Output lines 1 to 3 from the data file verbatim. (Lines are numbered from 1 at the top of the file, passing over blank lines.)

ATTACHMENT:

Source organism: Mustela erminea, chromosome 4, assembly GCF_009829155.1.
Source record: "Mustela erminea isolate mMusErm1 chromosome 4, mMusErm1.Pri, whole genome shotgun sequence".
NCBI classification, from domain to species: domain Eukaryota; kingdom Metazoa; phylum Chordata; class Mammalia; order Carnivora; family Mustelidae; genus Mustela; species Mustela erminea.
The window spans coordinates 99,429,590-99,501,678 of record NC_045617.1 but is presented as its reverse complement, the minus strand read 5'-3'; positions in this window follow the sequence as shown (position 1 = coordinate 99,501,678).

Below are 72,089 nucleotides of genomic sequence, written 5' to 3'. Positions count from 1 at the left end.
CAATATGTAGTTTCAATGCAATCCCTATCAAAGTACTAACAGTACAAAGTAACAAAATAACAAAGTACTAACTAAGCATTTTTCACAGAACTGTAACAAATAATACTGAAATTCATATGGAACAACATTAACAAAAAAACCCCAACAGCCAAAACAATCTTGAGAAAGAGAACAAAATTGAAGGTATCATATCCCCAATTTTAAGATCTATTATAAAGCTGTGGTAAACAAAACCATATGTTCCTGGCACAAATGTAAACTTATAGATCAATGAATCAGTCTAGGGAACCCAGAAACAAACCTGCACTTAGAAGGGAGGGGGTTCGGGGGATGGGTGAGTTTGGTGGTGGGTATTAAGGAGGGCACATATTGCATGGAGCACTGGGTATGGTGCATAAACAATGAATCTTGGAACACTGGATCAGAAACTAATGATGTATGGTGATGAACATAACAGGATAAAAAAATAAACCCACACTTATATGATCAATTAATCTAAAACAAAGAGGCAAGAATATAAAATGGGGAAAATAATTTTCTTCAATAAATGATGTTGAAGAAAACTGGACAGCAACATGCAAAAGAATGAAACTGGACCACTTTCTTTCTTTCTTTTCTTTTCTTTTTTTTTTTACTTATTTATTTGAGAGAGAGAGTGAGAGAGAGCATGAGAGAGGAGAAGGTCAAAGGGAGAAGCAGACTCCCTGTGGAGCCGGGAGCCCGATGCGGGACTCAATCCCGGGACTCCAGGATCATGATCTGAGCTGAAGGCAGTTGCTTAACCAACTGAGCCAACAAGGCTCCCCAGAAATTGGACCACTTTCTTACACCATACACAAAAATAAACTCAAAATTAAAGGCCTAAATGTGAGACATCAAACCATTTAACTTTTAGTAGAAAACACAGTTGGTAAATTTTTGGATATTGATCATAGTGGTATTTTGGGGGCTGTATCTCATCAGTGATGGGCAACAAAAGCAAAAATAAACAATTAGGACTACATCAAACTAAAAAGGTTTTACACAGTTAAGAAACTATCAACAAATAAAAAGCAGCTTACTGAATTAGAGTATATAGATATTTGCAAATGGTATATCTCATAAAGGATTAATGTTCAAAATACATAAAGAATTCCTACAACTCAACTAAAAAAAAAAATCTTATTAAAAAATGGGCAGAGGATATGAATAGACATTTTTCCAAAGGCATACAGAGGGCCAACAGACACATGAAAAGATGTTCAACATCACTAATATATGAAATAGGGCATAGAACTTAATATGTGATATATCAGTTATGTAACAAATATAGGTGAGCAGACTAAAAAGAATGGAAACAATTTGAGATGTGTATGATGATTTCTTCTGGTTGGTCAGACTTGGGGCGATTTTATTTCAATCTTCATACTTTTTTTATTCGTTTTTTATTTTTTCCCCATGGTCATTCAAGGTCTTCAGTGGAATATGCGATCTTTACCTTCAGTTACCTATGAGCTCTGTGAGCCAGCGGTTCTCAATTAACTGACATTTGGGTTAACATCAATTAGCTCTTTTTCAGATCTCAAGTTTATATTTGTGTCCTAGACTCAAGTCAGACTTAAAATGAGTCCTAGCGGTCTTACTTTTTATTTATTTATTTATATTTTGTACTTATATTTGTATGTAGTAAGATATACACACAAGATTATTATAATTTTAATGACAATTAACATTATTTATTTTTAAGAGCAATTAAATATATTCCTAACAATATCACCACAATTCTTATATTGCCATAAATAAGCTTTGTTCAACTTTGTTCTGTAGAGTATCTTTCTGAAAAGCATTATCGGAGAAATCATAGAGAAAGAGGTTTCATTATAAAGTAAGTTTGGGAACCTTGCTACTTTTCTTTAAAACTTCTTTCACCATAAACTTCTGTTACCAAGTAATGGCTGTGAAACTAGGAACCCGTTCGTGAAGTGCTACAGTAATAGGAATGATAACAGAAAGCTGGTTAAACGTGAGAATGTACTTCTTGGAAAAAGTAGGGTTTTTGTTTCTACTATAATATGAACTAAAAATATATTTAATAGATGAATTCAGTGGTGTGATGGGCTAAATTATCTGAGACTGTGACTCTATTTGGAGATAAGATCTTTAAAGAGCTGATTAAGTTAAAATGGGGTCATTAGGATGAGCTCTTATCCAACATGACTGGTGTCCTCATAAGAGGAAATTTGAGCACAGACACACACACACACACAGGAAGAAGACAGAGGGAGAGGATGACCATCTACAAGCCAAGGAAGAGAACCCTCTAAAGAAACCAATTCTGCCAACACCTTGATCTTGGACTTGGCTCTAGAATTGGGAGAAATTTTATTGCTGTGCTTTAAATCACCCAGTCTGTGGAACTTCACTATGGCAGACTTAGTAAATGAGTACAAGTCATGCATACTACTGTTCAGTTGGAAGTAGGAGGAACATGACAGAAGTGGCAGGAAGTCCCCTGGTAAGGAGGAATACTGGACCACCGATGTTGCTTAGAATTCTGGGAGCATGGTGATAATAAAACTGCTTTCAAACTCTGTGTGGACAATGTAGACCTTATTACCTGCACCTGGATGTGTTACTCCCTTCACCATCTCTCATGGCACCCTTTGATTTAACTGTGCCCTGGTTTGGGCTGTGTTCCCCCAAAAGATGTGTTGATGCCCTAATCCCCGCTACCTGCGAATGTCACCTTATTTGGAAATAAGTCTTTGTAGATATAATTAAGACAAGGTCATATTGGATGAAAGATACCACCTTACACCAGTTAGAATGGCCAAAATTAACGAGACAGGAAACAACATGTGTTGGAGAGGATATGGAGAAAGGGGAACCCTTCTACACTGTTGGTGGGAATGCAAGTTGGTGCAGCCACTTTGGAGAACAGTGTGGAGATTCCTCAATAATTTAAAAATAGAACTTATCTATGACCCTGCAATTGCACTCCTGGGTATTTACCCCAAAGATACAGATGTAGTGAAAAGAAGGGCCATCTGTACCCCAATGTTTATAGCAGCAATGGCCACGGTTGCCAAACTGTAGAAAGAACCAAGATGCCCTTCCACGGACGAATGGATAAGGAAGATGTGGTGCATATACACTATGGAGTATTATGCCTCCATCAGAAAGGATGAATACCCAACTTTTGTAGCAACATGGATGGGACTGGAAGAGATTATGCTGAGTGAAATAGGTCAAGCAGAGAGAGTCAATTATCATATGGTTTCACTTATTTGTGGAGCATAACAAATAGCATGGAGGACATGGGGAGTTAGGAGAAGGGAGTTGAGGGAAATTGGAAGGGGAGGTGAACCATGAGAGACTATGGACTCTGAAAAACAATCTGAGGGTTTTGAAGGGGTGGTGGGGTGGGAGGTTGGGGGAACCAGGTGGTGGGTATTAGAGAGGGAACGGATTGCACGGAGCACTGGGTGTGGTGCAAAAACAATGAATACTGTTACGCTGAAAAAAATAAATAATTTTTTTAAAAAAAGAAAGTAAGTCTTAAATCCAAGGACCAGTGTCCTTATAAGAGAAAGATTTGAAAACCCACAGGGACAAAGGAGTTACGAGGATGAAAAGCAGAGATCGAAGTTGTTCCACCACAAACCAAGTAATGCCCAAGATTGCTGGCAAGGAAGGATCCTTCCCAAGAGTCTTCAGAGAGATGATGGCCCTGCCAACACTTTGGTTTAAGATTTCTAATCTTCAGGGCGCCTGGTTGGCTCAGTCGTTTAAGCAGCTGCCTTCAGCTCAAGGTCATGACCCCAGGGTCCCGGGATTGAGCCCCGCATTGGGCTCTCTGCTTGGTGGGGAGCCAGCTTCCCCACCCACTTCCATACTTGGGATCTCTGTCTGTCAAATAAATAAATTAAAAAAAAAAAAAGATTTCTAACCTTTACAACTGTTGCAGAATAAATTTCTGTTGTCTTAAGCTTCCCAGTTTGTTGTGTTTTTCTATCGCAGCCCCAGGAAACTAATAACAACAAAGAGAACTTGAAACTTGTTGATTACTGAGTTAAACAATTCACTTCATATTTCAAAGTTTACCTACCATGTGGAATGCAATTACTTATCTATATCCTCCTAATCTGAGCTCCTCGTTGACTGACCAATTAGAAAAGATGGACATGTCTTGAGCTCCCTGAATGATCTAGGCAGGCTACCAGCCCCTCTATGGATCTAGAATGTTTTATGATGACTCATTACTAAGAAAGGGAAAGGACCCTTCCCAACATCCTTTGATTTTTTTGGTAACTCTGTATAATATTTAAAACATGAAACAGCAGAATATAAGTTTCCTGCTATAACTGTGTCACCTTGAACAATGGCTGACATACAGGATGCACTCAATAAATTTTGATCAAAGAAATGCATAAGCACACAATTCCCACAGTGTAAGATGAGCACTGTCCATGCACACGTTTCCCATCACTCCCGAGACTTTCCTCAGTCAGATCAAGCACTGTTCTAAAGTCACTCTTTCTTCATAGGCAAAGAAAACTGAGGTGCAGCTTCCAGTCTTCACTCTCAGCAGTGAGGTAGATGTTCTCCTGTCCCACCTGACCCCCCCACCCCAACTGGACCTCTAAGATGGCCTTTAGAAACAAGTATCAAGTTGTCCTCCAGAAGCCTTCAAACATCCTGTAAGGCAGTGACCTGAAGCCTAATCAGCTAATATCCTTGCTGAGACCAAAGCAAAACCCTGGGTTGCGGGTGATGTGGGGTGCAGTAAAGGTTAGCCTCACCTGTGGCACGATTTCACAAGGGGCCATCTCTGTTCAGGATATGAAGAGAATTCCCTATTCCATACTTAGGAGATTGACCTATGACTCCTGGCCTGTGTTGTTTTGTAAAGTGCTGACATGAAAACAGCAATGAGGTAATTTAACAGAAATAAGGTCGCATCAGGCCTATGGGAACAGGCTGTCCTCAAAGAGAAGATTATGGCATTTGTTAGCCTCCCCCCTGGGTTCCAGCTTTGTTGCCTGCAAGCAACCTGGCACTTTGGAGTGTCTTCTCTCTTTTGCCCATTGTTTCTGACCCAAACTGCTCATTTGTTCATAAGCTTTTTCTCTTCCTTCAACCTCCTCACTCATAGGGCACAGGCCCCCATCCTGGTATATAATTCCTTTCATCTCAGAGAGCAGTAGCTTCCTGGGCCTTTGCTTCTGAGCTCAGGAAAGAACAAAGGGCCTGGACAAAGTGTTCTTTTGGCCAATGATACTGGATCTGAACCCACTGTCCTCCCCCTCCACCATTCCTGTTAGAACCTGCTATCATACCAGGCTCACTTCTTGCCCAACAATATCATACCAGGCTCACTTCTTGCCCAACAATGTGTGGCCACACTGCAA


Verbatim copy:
Source organism: Mustela erminea, chromosome 4, assembly GCF_009829155.1.
Source record: "Mustela erminea isolate mMusErm1 chromosome 4, mMusErm1.Pri, whole genome shotgun sequence".
NCBI classification, from domain to species: domain Eukaryota; kingdom Metazoa; phylum Chordata; class Mammalia; order Carnivora; family Mustelidae; genus Mustela; species Mustela erminea.